Steratore back at Super Bowl, this time as CBS analyst

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              FILE - In this Sunday, Dec. 16, 2018 file photo, Official referee Gene Steratore (114) works during the second half of an NFL football game between the Atlanta Falcons and the Arizona Cardinals in Atlanta. Last year Gene Steratore was preparing to be the referee for the Super Bowl. Steratore will be at the Super Bowl for the second straight year but this time he will be in the booth for CBS as its rules analyst. Steratore has transitioned well from the field to the booth in his first season and has done a good job conveying rules interpretations amid a season where there have been plenty of controversial calls, including in both of last weekend's championship games. (AP Photo/John Bazemore, File)
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Gene Steratore is heading to the Super Bowl for the second straight season, this time in a very different capacity.

Steratore wraps up his first year as CBS rules analyst at Super Bowl 53 in Atlanta on Feb. 3. He will be in the booth with Jim Nantz and Tony Romo whenever a replay decision or officiating call needs interpretation as the Los Angeles Rams face the New England Patriots.

CBS hired Steratore last summer when he retired after a 35-year career as a football and basketball official. He had been an NFL official since 2003 and was a referee for 12 years. His final assignment was last year’s Super Bowl between New England and Philadelphia.

“I’m maybe a little more nervous about this game. It’s good, nervous energy because there’s the lack of 35 years of experience (in television),” Steratore said in a phone interview.

Steratore was in the network’s New York studio on Sundays during the regular season, but he did work the Chicago-Detroit Thanksgiving game in the booth to get used to working with Nantz and Romo. He has been part of the crew throughout the playoffs.

He acknowledged he had a learning curve at the beginning of the season but has gained confidence throughout the year.

“He has a lot of natural ability to articulate what we need in a short window. I’ve been able to carry on a conversation with him as if we’ve been doing this for years,” Nantz said. “The way the rules are these days I can’t imagine operating your show without someone.”

Viewers of last Sunday’s AFC championship game between New England and Kansas City didn’t hear much from Steratore during the first three quarters, but there was a period during the fourth quarter when Steratore was offering more analysis than Romo.

Julian Edelman’s apparent fumble of a Kansas City punt was reversed because there was no clear evidence that he touched it. Chiefs receiver Sammy Watkins also had a reception nullified when replay showed the ball hit the ground when he was unable to maintain clear possession.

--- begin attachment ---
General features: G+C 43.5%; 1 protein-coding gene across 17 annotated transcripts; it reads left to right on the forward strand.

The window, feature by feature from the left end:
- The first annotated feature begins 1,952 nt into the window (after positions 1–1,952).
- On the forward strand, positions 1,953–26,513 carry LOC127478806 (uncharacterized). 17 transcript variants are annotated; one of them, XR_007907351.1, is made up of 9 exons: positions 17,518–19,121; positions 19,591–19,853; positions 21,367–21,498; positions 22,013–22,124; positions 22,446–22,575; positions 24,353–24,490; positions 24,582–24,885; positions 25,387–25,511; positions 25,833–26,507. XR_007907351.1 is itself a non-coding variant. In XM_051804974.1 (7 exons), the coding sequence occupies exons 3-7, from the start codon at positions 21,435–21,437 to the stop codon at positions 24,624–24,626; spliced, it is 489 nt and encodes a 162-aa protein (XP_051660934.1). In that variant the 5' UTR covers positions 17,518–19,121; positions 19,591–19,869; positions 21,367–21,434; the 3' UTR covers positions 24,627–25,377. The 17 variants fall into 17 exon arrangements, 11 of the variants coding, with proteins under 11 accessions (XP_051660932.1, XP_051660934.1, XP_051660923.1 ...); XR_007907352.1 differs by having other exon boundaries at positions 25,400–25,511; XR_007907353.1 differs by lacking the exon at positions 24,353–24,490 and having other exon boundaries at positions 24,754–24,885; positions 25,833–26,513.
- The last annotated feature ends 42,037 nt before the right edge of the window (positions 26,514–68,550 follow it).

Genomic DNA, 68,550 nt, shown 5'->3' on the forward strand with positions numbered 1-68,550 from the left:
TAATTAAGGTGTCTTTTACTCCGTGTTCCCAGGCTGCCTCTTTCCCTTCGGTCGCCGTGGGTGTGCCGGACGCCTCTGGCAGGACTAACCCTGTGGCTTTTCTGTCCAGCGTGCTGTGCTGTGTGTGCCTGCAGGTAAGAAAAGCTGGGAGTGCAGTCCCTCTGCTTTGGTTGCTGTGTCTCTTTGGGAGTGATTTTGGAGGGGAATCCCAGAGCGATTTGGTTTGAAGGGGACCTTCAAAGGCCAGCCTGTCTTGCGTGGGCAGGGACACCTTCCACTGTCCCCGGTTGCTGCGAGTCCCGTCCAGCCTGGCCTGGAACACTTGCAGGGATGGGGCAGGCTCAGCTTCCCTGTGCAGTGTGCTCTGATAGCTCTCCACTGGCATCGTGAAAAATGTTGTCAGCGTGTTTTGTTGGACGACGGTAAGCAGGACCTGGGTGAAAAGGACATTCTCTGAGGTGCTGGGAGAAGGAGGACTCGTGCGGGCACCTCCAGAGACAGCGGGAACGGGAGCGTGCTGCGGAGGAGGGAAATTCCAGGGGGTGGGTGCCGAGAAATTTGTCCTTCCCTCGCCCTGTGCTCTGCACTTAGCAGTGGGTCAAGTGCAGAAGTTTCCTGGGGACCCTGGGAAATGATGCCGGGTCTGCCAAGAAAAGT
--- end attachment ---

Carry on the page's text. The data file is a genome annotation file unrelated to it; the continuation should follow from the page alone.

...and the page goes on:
A catch by the Patriots’ Chris Hogan was upheld even though one angle showed he wasn’t able to maintain possession before it hit the ground. There was also a roughing-the-passer penalty against Kansas City defensive lineman Chris Jones that Steratore thought was the wrong call.

“We had about a 15-minute period where it was the Gene Steratore show,” CBS producer Jim Rikhoff said. “He has fit in perfectly with what we have done. He has a natural chemistry with Jim and Tony, and I am sure he will do a great job next week.”

Steratore is also hoping the Super Bowl won’t have the controversy that marred the two conference championship games. The non-pass interference against Rams cornerback Nickell Robey-Coleman in the NFC championship game against New Orleans has continued to resonate.

“It’s an egregious mistake in that it is a foul. We don’t need to dwell more on the fact since coaches, players and officials all understand the magnitude,” Steratore said of the call. “I know the officials agree and admit that it was a mistake.

“What I hope to always remember is how hard and fast this game is when you get between the lines. You probably are never going to work a perfect game.”

Steratore has been at the center of controversial calls over the years. He was the referee in 2010 for the Calvin Johnson touchdown that was overturned and made “process of the catch” part of the NFL lexicon.

Five years later in the NFC divisional round, Dez Bryant’s catch was overturned when it was determined he didn’t hold the ball throughout the process of going to the ground. Last year, the NFL’s competition committee simplified the catch rules.

Steratore thinks the league has done a better job of defining the catch and making it easier to define possession. When it comes to other matters, he admits the job of officials continues to get more difficult, especially at a time when many veteran officials such as Steratore are retiring.

“It was going to be a tall task this year with four referees leaving, implementing the helmet-to-helmet rule and a couple of other rules that were points of emphasis,” he said. “The game gets harder every year. We dwell on the major mistakes made year in and year out, but I don’t know if this year was worse than years past.”

The calls from the championship games also showed why each network has a former referee working games. Steratore was hired after CBS didn’t have one for two seasons. Rikhoff said with networks going to commercials during replay reviews, that gives Steratore more time to review the play, look for the right angles, then be able to form an opinion.

Football wasn’t the only sport CBS hired Steratore for. He will also be a part of the CBS coverage of the NCAA basketball tournament. Steratore’s hope for the Super Bowl, though, is that he won’t need to be used that often.

“Being in Atlanta for the week and watching what happens, the excitement is tremendous,” he said. “I think with all of this not only an official but as a fan of the game, we want the players and coaches to decide it.”